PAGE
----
Valve has reigned in one of the recent changes to Steam's review system, making it simpler for developers to find individual reviews from users who acquired a game outside of Steam.
In its latest blog post in this "ongoing" process, Valve noted that the difficulty in finding "helpful, articulate reviews written by customers that obtained the game outside of Steam" was a common complaint following the recent changes.
"We want to make sure that helpful reviews can be surfaced regardless of purchase source, so we're making a change to the defaults," the company said. "Starting today, the review section on each product page will show reviews written by all users, regardless of purchase type. By default you'll now see reviews written by all players of the game, including Steam customers, Kickstarter backers, bundle customers, streamers, and other users that acquired the game outside of Steam.
"We want to make sure that helpful reviews can be surfaced regardless of purchase source, so we're making a change to the defaults"
"Regardless of the default, you may prefer to see only reviews by Steam customers. So we've also made it so that Steam will remember the last 'purchase type' you selected to view in the review section. As you move between game pages, Steam will remember your preference and display only those reviews."
However, Valve isn't relenting on the most divisive aspect of the altered review system. While reviews from non-Steam users will be easier to find, they still won't have any impact on a game's overall review score. "Each game's score will continue to be calculated based only on customers that purchased the game via Steam," Valve said.
Valve's stated aim when it implemented the changes was to combat a common tactic employed to manipulate Steam's review score - which Valve described as "a point of fixation" for many developers. "The majority of review score manipulation we're seeing by developers is through the process of giving out Steam keys to their game, which are then used to generate positive reviews. Some developers organize their own system using Steam keys on alternate accounts. Some organizations even offer paid services to write positive reviews."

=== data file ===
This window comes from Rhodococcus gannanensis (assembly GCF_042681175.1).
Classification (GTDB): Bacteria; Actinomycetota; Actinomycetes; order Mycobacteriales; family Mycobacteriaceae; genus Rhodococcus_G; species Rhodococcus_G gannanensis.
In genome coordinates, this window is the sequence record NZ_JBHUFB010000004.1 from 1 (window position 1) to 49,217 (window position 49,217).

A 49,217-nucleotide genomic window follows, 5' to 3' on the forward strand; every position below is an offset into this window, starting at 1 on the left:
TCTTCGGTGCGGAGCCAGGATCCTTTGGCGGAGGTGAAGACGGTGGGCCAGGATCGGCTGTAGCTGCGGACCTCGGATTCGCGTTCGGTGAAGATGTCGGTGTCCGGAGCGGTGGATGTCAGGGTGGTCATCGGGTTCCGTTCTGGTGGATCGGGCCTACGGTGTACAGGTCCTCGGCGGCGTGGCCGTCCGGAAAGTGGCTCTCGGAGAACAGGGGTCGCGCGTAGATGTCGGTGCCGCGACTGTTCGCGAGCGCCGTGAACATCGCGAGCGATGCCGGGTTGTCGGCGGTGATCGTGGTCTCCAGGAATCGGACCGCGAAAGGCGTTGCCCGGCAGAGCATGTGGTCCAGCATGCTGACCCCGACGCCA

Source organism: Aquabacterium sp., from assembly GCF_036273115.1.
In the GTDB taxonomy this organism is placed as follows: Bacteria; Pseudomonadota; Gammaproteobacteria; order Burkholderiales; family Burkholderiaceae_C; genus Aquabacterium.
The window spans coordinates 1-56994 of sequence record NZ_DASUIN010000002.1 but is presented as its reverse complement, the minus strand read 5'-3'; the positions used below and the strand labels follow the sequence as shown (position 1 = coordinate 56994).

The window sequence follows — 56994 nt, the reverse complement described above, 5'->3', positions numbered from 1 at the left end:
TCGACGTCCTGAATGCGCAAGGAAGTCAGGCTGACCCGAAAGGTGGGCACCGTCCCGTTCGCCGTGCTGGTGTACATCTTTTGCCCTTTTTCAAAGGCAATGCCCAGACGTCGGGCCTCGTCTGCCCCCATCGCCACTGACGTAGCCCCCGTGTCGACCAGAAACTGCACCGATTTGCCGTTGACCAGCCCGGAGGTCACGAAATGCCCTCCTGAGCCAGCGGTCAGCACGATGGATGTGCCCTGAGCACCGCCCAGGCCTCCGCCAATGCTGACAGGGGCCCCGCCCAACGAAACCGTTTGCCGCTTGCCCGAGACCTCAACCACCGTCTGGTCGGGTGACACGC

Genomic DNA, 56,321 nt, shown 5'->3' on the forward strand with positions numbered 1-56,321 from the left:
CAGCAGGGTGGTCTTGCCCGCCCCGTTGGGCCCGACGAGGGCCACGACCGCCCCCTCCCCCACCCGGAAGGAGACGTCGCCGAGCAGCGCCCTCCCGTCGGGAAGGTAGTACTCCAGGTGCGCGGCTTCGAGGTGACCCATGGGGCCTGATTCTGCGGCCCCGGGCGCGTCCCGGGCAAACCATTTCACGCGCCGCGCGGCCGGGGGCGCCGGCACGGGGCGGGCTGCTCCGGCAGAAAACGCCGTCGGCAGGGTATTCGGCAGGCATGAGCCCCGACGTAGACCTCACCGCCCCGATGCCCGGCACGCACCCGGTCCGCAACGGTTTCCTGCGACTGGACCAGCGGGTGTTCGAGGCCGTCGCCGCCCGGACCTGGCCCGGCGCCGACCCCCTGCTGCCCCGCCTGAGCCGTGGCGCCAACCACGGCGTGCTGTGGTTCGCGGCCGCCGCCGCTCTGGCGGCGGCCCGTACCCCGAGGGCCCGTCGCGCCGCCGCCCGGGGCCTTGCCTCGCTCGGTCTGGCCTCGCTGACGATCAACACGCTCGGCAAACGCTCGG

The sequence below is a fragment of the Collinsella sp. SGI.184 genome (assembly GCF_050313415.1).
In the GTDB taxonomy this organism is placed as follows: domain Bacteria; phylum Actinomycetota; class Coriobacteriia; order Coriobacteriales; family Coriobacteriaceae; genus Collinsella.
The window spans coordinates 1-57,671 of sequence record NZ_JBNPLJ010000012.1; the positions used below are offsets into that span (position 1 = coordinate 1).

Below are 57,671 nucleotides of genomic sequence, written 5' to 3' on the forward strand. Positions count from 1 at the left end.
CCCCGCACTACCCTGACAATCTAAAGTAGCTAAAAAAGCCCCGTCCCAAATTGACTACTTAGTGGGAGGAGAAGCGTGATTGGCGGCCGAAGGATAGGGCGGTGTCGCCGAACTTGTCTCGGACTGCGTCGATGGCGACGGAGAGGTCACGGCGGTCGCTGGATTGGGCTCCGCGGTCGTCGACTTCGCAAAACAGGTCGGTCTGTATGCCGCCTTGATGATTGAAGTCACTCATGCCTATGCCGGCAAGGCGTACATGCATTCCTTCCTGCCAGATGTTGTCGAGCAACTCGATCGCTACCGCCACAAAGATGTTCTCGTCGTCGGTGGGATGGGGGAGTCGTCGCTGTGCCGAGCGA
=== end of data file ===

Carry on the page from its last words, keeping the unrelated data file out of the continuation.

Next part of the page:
Speaking to GameIndustry.biz recently, Slitherine's Marco Minoli acknowledged that manipulation of reviews was a problem being addressed by many online platforms, including Trip Advisor, Airbnb and Booking.com. "The reviews 'issue' is hitting the news because Steam is trying to do something about it," he said.
Indeed, Minoli referred to "a lot of occasions" where competing developers and publishers post, "negative reviews to beat someone else's score down." Slitherine was once a victim of that tactic, a "very painful" experience that resulted in Steam, "deleting all these negative reviews and [taking] action against these people directly."
However, while there may be a problem for Valve to address, the main concern relates to those who might be harmed in the crossfire. Now more than ever, there are entirely legitimate reasons for distributing Steam keys: crowdfunding and the Humble Bundle, for example, or any attempt to create a sustainable community beyond Valve's platform. The most visible legitimate complaints following the initial changes came from those who built businesses through these methods
Slitherine also frequently gives away Steam keys. According to Minoli, the company launches some of its games through its own sites first, then distributes keys when each product reaches Steam. "In fact, we always give a Steam key to redeem for any purchase made on our site," he said. "We just want players to be able to have our games in their library."
"This of course has an impact for us," he continued, "when we rely on our core fans to support the Steam release. These reviews are now lost. That's very similar to what happens to the Kickstarter projects and to other ones that rely on big communities to support games that are niche and need word-of-mouth to be successful."
"The games with a higher number of reviews see basically no variation, both in terms of review numbers and overall valuation"
Slitherine provided GI.biz with data on the impact the initial changes had on every one of its games available through Steam. For games that were first launched on the company's own websites, the fluctuation in the number of valid reviews is striking. Wars of Napoleon lost more than 43% of its reviews, Decisive Campaigns: Barbarossa lost 48.4%, and Last Days of Old Earth lost a massive 64.3%. Out of 45 Slitherine games on Steam, 18 saw a reduction in the number of reviews contributing to that overall score, and all but 4 of those lost 15% or more.
Perhaps the biggest concern is that Steam reviews scores will decline as a result of Valve's changes, and on that front Slitherine's data is less conclusive. While the single largest swing among its games is negative - a loss of 19% for Wars of Napoleon - all of the changes are 7% or lower, with the majority below 4%.
"The games with a higher number of reviews see basically no variation, both in terms of review numbers and overall valuation," said Minoli, who also observed that, "there is an almost equal number of increase and decrease in percentage of positive reviews.
"This situation...is not always negative. For our niche games, for instance, some of the customers buying at lower price [through bundles, for example], sometimes fail to appreciate the depth and complexity of a wargame, [and] post negative reviews. With this new system, we are seeing some improvement in average reviews in many occasions."
Steam Spy has also assembled a list of the 427 games that felt the biggest impact from Valve's initial changes.